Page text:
"Borrow Your Way To Millions" - Posted by MN~Chicago

Posted by Brian McDaniel on November 15, 2000 at 11:02:40:

Advertising to borrow money secured by real estate is legal isn’t it as long as you aren’t selling securities

“Borrow Your Way To Millions” - Posted by MN~Chicago

Posted by MN~Chicago on November 21, 1999 at 23:09:39:

Don Ulmer, speaker at the local real estate
group, explained how he used private financing
to fund his properties.

Nothing new, conceptionally, but it may spur
someone on who needs a boost.

He placed an ad in the newspaper offering
a seminar:


…TOPIC: Hassle-Free High Yields

(Off to the right in his display ad,
it reads): EARN 12%…5 Years Guaranteed

The rest of the ad gives Time, Location,
Date, Telephone, Etc.

Those who show up are typically earning
CD rates.

This would be a way to finance your notes.
You would offer 12%, secured by your personal
promissary note. Your note purchased could
go into escrow. The LTV tops at 70%.

He also carrys a $6 million insurance policy,
so that in the event of death, the investor
gets paid in full.

The investor is in for 5 years; no formal
agreement. They can opt out any time
with a 30 day notice (replace with another

He does this with properties. It can be
applied to notes. He also over-finances
each property by $5,000, a loan which goes
tax-free into his Hip Pocket National Bank.

You could pay 12% cost of funds, buy a note
yielding 18% - 25+%, and take out a small
spread if you wanted to get immediate cash.

The idea can be tailored to suit your own

Also worth mentioning is the networking
potential in your local groups (Carol,
you have two! Lucky you.), and as William
said, he got 2 note deals from his.

The person sitting behind me has a comapny
which finds houses for people just out of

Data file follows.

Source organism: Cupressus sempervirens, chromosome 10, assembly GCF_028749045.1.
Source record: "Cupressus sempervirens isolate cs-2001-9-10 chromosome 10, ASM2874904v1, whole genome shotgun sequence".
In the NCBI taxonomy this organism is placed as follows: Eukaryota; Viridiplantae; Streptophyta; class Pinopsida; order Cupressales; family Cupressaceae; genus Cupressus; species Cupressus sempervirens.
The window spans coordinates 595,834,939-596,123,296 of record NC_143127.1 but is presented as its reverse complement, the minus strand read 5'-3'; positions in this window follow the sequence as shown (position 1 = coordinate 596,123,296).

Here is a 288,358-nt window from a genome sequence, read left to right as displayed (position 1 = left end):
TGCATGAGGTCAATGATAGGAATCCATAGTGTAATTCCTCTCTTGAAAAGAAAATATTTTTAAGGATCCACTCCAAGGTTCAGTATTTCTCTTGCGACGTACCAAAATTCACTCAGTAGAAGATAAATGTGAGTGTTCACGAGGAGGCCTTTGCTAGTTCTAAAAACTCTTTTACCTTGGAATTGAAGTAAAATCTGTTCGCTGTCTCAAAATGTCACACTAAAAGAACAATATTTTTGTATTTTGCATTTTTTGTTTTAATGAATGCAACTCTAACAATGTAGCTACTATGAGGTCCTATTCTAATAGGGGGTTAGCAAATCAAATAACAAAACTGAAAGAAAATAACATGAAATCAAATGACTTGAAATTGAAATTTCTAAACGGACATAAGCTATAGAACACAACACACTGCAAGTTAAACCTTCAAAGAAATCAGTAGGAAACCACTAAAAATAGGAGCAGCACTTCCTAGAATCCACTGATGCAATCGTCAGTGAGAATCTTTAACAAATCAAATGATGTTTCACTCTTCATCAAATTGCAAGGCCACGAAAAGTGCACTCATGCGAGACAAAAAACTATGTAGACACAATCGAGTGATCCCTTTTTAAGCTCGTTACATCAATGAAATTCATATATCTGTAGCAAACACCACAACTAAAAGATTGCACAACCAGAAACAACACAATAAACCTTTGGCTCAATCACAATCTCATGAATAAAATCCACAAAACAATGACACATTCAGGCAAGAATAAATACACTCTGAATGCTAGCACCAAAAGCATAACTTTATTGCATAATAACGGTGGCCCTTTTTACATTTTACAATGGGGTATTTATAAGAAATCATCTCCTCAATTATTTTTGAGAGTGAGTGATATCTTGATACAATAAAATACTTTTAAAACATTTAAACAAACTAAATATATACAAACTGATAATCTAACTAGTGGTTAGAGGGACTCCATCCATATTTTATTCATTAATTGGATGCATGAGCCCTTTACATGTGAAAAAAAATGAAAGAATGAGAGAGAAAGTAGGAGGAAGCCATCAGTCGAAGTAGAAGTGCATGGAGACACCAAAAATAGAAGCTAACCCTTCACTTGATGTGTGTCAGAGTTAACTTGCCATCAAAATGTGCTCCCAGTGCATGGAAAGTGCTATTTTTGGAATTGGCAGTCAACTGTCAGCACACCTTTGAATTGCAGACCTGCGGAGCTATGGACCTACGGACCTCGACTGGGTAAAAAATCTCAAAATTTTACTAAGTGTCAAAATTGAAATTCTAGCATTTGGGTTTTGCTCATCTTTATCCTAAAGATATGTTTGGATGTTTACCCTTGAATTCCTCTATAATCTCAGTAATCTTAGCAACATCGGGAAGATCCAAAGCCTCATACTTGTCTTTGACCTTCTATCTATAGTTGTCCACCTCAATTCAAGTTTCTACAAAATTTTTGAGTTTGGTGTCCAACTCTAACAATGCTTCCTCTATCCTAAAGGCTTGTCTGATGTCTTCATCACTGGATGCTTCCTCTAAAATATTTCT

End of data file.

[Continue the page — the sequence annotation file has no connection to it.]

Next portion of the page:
bankruptcy, for a $2,500 fee. He needs
someone to fund them for 2 - 4 months at
90% LTV.

The loan is immediately refinanced by his
group. Because it is a refinance and not
a new loan, he can get it refinanced in a
short period. The loan is paid off at
100% LTV. The interest cost on the loan
is 4% over cost of funds.

It’s 90% LTV, 20 Year amortization, and
a 1 year balloon. Of the 40 he has done
so far, 31 have already closed. The
average refinance time has been just over 35
days. Short-term exposure for money out.

He has the capacity to do 20 of these per
month. The company owner’s background is
20 years in B,C, lending, so he worked out
this program. There are more details, but
you get the picture.

This has the potential to be a cash cow,
and it came from attending a meeting. One
never knows where one will find a contact,
but these meetings are certainly worth it.

Keep up the good work - Posted by John Behle

Posted by John Behle on November 22, 1999 at 11:38:26:

Michael, your posts show you are pursuing this with an energy I’ve rarely seen. Congratulations.

Be careful with any advertising for capital or investors. Despite the good intentions and possible success of the speaker you mentioned - he is likely running afoul of security laws.

I address that in the videos and we discussed it again in Park City. By definition and confirmed by many security attornies, an ad like he describes constitutes an unregistered “public offering” based on federal securities laws.